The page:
I would say in general its still pretty rationale as our margins have shown we've managed though that well. I don’t really see a change in that. From time to time we hear from our dealers or we’ll see in specific situations a little bit more pricing let’s say competitiveness or something that will come up and as I’ve said in the past it’s difficult to tell whether it’s coming from a specific dealer in a region or whether the company is behind it or what’s causing it.

Some of the increased price competition we’re seeing today in the international projects is also from competitors outside the United States. But in general I would still describe it as nothing really out of the norm and pretty rationale and I expect it to stay basically as same as that.

Tyler Etten

Okay. Thanks for taking my question.

Operator

And your next question comes from the line of Jose Garza of Gabelli & Company.

Jose Garza

Good morning. Hi, how are you Rick? I wanted to talk about I guess the - in the irrigation segment just thinking about the businesses that you've acquired I guess notably Elecsys and LAKOS. Just where do they kind of standout at year end in terms of just ballpark numbers and our expectations going into 2017?

Richard Parod

We don't split out the specifics in terms of financials on the numbers Jose, but I would say that some of the - I’ll put into perspective of Elecsys first. It’s really met our expectations. As you know we merged one of our businesses former acquisitions into that business. It has performed very well and we see a lot of potential with Elecsys in terms of their M2M technology and it’s also strengthened our capabilities and position with FieldNET. So Elecsys is doing exactly as we expected.

LAKOS is the filtration business out in Fresno. It’s had a little bit of a struggle over the last couple of years with relatively flat sales so little behind what we expected. We still see some very good opportunities in terms of growth for that business and they are investing in new products as we speak and other ways to expand that business. So, still optimistic in terms of where that can go and how that fits into our overall offering for solutions in the irrigation market.

Jose Garza

Okay. And then on the infrastructure piece, some notable positives in '17. How do we think about the margin in that business Rick, considering kind of all the puts and takes?

Richard Parod

Well I think '17 - well you’ve seen now for the last two years really that there has been a margin improvement in the infrastructure business and it’s been a combination of cost and expense management, some restructuring in that business, focus on increasing revenues in a couple of key areas, our focus on pricing discipline and growth in many ways.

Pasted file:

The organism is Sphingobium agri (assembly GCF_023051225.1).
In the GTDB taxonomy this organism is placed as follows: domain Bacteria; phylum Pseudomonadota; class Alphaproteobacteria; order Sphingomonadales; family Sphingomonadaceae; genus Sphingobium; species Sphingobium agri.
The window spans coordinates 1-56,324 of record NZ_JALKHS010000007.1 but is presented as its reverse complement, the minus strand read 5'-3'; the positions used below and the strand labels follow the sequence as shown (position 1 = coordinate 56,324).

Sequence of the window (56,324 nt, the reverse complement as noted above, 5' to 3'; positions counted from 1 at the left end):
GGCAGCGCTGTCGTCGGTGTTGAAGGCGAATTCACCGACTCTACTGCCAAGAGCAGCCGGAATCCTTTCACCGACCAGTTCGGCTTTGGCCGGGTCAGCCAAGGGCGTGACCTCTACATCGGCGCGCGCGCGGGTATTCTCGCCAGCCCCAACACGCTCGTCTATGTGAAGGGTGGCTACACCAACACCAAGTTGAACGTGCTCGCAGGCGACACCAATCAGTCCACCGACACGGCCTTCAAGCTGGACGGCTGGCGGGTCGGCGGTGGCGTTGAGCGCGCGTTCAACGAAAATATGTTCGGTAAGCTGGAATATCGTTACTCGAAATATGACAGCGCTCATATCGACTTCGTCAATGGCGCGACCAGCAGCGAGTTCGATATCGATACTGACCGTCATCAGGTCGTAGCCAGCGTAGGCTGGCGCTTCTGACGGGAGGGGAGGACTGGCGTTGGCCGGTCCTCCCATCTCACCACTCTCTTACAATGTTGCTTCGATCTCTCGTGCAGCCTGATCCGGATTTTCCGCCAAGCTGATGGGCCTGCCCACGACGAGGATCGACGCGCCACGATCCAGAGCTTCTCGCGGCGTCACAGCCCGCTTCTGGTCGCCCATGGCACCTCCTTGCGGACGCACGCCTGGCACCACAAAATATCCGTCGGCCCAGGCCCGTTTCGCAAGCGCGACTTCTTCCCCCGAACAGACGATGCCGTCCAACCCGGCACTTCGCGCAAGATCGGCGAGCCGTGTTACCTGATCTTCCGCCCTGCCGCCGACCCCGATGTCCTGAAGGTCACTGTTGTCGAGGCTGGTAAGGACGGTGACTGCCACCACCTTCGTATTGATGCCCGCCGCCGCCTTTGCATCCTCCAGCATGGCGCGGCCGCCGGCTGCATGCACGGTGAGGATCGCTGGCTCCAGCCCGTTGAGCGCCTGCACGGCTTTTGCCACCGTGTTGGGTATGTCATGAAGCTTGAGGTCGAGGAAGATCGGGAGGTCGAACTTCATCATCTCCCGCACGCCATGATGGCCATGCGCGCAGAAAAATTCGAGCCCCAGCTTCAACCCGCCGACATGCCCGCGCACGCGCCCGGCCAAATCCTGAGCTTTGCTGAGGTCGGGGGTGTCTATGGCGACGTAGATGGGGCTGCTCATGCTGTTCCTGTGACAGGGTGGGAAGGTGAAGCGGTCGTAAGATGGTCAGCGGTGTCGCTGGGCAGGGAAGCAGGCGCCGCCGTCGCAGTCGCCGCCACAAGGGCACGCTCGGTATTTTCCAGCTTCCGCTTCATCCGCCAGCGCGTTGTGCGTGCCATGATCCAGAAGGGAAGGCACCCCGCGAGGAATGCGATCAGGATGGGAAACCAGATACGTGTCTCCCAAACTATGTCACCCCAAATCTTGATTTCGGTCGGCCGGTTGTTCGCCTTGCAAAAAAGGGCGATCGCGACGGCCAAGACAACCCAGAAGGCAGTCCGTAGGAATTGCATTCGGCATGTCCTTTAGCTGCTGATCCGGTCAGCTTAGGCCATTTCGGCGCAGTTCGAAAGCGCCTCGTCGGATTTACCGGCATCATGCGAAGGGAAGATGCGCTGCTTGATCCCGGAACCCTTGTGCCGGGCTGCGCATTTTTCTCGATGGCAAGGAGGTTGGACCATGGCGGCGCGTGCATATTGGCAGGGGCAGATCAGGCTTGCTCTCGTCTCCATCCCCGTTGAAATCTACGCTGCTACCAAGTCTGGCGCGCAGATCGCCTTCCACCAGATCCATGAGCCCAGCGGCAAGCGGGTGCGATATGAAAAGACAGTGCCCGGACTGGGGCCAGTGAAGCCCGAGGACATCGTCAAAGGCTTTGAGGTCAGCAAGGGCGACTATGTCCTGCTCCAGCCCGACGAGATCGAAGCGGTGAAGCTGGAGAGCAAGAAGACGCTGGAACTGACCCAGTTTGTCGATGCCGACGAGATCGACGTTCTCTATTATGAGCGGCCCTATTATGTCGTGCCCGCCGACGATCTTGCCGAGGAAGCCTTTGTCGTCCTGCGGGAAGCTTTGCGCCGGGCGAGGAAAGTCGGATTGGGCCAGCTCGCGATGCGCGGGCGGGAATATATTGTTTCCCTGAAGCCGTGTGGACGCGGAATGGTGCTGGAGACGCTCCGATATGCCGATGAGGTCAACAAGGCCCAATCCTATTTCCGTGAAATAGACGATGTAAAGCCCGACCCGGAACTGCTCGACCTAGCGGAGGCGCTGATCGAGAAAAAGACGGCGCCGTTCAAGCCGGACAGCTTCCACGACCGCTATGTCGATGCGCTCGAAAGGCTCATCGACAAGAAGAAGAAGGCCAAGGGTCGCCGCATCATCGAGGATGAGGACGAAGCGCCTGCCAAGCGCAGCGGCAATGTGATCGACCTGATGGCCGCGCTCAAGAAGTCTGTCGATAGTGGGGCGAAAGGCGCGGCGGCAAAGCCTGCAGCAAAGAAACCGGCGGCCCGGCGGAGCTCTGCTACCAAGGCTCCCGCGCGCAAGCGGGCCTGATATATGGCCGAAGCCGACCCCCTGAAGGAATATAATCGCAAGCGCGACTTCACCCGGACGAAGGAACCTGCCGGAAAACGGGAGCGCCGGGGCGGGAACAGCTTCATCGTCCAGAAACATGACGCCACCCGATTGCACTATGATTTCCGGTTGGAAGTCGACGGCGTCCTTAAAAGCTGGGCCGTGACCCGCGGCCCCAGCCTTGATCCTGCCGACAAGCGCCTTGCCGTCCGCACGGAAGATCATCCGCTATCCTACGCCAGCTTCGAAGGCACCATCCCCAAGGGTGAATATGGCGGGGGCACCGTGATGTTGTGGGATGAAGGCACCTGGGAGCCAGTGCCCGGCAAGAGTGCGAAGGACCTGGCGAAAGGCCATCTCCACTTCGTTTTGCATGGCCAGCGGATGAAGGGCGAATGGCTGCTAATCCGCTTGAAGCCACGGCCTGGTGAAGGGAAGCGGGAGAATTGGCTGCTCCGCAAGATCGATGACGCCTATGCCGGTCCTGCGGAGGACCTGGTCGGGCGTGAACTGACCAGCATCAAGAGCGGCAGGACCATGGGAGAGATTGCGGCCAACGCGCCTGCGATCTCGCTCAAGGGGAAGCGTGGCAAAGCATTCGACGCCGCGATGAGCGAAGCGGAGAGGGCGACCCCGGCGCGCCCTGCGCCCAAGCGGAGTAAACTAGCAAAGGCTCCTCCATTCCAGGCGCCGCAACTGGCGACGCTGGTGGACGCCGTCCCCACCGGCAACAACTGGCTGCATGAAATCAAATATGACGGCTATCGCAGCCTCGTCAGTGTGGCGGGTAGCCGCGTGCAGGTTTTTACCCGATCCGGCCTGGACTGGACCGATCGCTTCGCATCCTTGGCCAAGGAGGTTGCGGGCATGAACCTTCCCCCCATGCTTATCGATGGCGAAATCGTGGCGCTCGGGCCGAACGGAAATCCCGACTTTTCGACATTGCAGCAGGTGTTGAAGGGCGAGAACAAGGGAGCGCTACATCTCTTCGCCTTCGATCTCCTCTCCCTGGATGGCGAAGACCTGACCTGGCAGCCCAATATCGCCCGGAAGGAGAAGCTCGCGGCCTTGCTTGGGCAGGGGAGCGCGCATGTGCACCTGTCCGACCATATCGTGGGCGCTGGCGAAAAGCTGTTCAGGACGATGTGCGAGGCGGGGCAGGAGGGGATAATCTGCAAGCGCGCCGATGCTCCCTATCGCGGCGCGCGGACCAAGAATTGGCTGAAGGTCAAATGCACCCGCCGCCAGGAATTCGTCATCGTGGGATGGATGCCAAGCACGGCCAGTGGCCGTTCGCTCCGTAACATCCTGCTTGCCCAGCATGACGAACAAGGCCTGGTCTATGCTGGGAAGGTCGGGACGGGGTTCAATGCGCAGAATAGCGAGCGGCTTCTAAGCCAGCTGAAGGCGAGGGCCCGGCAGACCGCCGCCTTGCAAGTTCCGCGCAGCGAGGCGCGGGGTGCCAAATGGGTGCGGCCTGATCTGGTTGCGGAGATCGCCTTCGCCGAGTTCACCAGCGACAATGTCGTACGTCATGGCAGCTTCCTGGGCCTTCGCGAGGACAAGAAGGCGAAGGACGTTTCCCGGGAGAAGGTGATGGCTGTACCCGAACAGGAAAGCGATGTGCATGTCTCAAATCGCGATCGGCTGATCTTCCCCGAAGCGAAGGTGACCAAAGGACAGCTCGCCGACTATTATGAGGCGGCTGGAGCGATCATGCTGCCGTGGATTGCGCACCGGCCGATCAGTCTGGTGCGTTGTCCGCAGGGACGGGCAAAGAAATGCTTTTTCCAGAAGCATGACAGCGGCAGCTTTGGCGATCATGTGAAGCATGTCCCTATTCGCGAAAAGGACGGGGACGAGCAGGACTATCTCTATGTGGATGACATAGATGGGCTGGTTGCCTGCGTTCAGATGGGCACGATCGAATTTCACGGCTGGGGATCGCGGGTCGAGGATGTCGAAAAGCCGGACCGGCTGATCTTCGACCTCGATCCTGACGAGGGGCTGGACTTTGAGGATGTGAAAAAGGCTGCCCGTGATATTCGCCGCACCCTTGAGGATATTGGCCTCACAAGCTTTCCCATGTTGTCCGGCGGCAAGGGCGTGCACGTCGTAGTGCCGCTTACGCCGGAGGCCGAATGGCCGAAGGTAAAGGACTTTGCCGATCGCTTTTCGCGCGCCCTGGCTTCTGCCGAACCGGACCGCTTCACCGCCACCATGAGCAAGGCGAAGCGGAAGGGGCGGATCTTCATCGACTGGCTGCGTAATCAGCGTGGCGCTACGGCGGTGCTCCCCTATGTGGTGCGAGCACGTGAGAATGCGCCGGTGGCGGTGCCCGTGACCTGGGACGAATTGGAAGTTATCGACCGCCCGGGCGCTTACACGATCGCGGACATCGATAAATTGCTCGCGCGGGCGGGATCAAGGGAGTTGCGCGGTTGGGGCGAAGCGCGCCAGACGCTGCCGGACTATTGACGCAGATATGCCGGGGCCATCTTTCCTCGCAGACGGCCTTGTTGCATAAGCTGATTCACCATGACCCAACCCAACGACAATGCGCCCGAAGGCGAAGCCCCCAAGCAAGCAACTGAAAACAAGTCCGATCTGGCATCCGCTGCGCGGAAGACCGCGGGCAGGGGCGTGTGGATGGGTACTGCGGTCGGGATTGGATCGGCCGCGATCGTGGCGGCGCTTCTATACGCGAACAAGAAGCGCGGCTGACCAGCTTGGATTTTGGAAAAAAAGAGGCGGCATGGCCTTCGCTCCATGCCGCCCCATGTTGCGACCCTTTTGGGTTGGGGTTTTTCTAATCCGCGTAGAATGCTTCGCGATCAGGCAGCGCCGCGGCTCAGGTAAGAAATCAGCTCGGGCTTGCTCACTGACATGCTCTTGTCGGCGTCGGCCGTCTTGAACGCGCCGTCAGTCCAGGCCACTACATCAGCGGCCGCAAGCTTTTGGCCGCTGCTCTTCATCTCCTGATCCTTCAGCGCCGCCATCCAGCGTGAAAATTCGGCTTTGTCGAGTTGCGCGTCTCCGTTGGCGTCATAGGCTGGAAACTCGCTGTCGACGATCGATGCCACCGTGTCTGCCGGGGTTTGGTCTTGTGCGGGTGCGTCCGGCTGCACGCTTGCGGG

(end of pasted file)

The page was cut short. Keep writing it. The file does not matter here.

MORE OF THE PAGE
So I think some of those activities we would expect to continue to progress and continue to show benefits in the next year. As I mentioned some of the difficulties that we face and I wouldn’t call them headwinds, I would just say the ongoing difficulty of this business is one, the Road Zipper side of it can be project based and a little lumpy which makes it tough for you guys with your models and the infrastructure, the road safety part of it is going through a little bit of a transition now with this MASH standard that will require that we do some things in terms of some potential modification - testing and modification of some products but I still am very optimistic about where this is going as well.

So I don’t see those as major impacts in a negative way on the business. I think it’s made tremendous improvements and success in the last couple of years.

Jose Garza

Okay. And I guess how would you characterize just kind of the demand in Road Zipper. Are municipalities more shifting, more thinking about a lease versus a purchase on those?

Richard Parod

No, I wouldn’t characterize it that way. I would say that we do see demand for both. From time to time we've had projects that were pretty large that were in our pipeline that we've expected would be sales and would typically be sales that customers have talked to us about leasing that usually doesn't go that way. Where we do see the leasing is more in road construction projects where they'll want to lease it and use it for anywhere from six months to potentially two or three years in a road construction project.

That's usually where we’re seeing the leasing. We’re still very open to however leasing on larger projects also particularly since as I said before, we found that once we get the Road Zipper into a market whether it’s a U.S. market or international market we often see follow on projects for Road Zipper after that.

Jose Garza

Okay. Thanks very much guys.

Operator

And your next question comes from the line of Ryan Connors of Boenning & Scattergood.

Ryan Connors